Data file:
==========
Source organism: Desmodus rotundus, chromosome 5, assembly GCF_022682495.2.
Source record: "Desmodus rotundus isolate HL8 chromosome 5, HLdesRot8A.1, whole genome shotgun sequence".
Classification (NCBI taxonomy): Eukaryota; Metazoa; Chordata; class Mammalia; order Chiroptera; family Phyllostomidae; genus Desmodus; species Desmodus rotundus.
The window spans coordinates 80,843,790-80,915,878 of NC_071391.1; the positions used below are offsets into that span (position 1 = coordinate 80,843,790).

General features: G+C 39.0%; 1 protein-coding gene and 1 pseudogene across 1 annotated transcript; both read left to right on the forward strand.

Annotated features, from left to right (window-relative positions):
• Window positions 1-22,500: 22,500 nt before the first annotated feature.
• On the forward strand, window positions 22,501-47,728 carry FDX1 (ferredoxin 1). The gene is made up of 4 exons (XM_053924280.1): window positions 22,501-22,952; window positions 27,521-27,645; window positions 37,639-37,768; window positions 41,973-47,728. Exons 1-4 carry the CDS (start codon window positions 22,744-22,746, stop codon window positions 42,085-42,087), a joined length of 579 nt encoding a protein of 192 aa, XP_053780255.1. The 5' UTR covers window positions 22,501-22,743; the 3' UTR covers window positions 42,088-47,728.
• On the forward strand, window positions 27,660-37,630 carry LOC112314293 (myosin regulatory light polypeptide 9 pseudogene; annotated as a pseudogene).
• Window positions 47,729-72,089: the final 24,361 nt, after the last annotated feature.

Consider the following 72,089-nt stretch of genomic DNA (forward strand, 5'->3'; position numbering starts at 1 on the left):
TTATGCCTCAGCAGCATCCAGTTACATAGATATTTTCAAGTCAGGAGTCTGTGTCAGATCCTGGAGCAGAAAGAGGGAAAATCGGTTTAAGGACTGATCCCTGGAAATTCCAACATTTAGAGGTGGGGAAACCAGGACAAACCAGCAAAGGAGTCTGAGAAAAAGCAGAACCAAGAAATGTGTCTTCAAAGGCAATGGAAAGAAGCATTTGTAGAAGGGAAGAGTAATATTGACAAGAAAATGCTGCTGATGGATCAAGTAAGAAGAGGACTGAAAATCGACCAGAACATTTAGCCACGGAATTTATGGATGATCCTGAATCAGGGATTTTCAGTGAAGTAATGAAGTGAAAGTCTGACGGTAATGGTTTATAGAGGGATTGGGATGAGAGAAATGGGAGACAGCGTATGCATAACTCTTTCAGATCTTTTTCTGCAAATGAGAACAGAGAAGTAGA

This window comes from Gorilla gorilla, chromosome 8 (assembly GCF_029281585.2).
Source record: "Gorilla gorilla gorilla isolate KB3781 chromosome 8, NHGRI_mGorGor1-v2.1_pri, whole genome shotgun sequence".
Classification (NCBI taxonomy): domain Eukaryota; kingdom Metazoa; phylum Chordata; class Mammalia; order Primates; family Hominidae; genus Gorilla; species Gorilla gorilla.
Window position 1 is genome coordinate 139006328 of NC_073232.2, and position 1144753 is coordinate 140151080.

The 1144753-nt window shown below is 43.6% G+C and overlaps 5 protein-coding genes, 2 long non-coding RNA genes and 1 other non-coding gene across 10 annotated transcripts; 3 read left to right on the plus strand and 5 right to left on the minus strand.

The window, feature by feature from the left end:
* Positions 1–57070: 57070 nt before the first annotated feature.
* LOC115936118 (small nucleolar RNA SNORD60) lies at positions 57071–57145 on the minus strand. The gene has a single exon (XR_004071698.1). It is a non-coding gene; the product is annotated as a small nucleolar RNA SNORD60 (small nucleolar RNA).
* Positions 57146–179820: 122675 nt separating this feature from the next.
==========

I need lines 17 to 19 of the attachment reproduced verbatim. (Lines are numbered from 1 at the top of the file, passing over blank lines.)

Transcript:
The 1144753-nt window shown below is 43.6% G+C and overlaps 5 protein-coding genes, 2 long non-coding RNA genes and 1 other non-coding gene across 10 annotated transcripts; 3 read left to right on the plus strand and 5 right to left on the minus strand.

The window, feature by feature from the left end:
* Positions 1–57070: 57070 nt before the first annotated feature.